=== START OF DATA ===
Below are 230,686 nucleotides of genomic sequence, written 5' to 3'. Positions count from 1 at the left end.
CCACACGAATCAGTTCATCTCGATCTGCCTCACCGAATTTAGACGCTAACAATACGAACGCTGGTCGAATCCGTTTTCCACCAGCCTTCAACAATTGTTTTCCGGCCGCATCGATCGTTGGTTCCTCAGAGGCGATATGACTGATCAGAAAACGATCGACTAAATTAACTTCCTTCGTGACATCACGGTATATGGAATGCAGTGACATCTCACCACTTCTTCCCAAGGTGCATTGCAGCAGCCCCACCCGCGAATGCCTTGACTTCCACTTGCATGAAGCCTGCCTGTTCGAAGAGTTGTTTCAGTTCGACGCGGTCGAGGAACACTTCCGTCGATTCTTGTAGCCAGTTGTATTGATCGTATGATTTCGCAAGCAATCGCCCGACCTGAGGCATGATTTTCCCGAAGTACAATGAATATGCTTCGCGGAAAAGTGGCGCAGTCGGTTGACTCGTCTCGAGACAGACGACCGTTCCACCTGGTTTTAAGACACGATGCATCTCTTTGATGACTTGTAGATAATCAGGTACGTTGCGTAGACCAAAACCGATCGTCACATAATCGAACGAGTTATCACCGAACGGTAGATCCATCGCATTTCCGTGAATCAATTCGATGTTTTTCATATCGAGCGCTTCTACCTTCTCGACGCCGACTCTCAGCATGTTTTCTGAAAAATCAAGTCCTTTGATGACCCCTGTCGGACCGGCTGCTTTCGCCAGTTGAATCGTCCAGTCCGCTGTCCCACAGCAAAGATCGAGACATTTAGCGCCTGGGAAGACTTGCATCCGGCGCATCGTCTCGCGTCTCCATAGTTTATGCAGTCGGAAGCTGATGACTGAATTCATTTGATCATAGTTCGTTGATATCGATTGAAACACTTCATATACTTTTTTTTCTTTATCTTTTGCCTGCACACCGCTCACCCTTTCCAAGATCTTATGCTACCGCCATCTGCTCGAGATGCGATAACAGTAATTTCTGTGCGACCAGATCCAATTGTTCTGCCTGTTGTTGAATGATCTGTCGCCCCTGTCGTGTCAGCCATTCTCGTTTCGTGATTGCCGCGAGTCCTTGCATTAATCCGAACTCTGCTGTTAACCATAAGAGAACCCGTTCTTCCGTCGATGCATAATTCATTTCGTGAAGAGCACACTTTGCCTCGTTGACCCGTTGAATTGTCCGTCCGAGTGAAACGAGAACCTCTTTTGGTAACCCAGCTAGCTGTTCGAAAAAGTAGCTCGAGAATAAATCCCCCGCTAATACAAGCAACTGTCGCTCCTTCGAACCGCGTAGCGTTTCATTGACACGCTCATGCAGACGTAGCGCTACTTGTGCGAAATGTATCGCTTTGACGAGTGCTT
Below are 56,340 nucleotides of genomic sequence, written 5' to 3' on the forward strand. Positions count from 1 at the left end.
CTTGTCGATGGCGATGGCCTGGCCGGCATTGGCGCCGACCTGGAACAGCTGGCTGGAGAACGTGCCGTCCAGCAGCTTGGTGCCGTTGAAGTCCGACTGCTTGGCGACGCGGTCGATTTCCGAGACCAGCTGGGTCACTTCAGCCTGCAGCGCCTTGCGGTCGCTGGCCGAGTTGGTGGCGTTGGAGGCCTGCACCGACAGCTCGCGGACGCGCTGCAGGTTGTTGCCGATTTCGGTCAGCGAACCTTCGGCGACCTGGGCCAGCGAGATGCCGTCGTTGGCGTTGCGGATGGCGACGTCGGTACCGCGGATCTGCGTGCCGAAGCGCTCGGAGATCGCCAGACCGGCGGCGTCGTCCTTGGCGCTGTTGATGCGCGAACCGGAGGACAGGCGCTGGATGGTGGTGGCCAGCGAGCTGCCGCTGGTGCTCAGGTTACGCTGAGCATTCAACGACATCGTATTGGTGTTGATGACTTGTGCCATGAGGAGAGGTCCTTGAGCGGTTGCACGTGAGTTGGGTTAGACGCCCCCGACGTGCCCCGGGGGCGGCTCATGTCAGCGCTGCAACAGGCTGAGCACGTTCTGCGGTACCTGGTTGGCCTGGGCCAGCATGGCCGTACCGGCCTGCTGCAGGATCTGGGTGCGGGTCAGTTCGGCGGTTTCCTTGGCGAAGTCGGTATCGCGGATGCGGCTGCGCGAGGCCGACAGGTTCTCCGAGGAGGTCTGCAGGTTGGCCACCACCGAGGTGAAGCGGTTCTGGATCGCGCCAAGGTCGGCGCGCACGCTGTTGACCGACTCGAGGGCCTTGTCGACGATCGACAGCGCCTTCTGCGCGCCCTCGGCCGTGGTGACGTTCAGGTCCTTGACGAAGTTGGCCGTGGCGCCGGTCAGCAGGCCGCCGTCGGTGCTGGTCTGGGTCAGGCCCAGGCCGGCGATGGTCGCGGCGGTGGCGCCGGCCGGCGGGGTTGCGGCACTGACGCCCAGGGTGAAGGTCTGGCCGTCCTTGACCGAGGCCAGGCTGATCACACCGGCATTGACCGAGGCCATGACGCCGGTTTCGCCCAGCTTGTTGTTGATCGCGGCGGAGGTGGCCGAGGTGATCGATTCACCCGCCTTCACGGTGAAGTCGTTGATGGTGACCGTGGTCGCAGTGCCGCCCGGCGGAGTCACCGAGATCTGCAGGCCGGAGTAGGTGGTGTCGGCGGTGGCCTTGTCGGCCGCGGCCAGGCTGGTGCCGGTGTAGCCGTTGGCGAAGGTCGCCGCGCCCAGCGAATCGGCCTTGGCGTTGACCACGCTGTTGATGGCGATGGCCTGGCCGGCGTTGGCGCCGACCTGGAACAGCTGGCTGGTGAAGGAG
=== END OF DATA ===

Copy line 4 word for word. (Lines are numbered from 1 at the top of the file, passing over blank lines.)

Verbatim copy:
CTTGTCGATGGCGATGGCCTGGCCGGCATTGGCGCCGACCTGGAACAGCTGGCTGGAGAACGTGCCGTCCAGCAGCTTGGTGCCGTTGAAGTCCGACTGCTTGGCGACGCGGTCGATTTCCGAGACCAGCTGGGTCACTTCAGCCTGCAGCGCCTTGCGGTCGCTGGCCGAGTTGGTGGCGTTGGAGGCCTGCACCGACAGCTCGCGGACGCGCTGCAGGTTGTTGCCGATTTCGGTCAGCGAACCTTCGGCGACCTGGGCCAGCGAGATGCCGTCGTTGGCGTTGCGGATGGCGACGTCGGTACCGCGGATCTGCGTGCCGAAGCGCTCGGAGATCGCCAGACCGGCGGCGTCGTCCTTGGCGCTGTTGATGCGCGAACCGGAGGACAGGCGCTGGATGGTGGTGGCCAGCGAGCTGCCGCTGGTGCTCAGGTTACGCTGAGCATTCAACGACATCGTATTGGTGTTGATGACTTGTGCCATGAGGAGAGGTCCTTGAGCGGTTGCACGTGAGTTGGGTTAGACGCCCCCGACGTGCCCCGGGGGCGGCTCATGTCAGCGCTGCAACAGGCTGAGCACGTTCTGCGGTACCTGGTTGGCCTGGGCCAGCATGGCCGTACCGGCCTGCTGCAGGATCTGGGTGCGGGTCAGTTCGGCGGTTTCCTTGGCGAAGTCGGTATCGCGGATGCGGCTGCGCGAGGCCGACAGGTTCTCCGAGGAGGTCTGCAGGTTGGCCACCACCGAGGTGAAGCGGTTCTGGATCGCGCCAAGGTCGGCGCGCACGCTGTTGACCGACTCGAGGGCCTTGTCGACGATCGACAGCGCCTTCTGCGCGCCCTCGGCCGTGGTGACGTTCAGGTCCTTGACGAAGTTGGCCGTGGCGCCGGTCAGCAGGCCGCCGTCGGTGCTGGTCTGGGTCAGGCCCAGGCCGGCGATGGTCGCGGCGGTGGCGCCGGCCGGCGGGGTTGCGGCACTGACGCCCAGGGTGAAGGTCTGGCCGTCCTTGACCGAGGCCAGGCTGATCACACCGGCATTGACCGAGGCCATGACGCCGGTTTCGCCCAGCTTGTTGTTGATCGCGGCGGAGGTGGCCGAGGTGATCGATTCACCCGCCTTCACGGTGAAGTCGTTGATGGTGACCGTGGTCGCAGTGCCGCCCGGCGGAGTCACCGAGATCTGCAGGCCGGAGTAGGTGGTGTCGGCGGTGGCCTTGTCGGCCGCGGCCAGGCTGGTGCCGGTGTAGCCGTTGGCGAAGGTCGCCGCGCCCAGCGAATCGGCCTTGGCGTTGACCACGCTGTTGATGGCGATGGCCTGGCCGGCGTTGGCGCCGACCTGGAACAGCTGGCTGGTGAAGGAG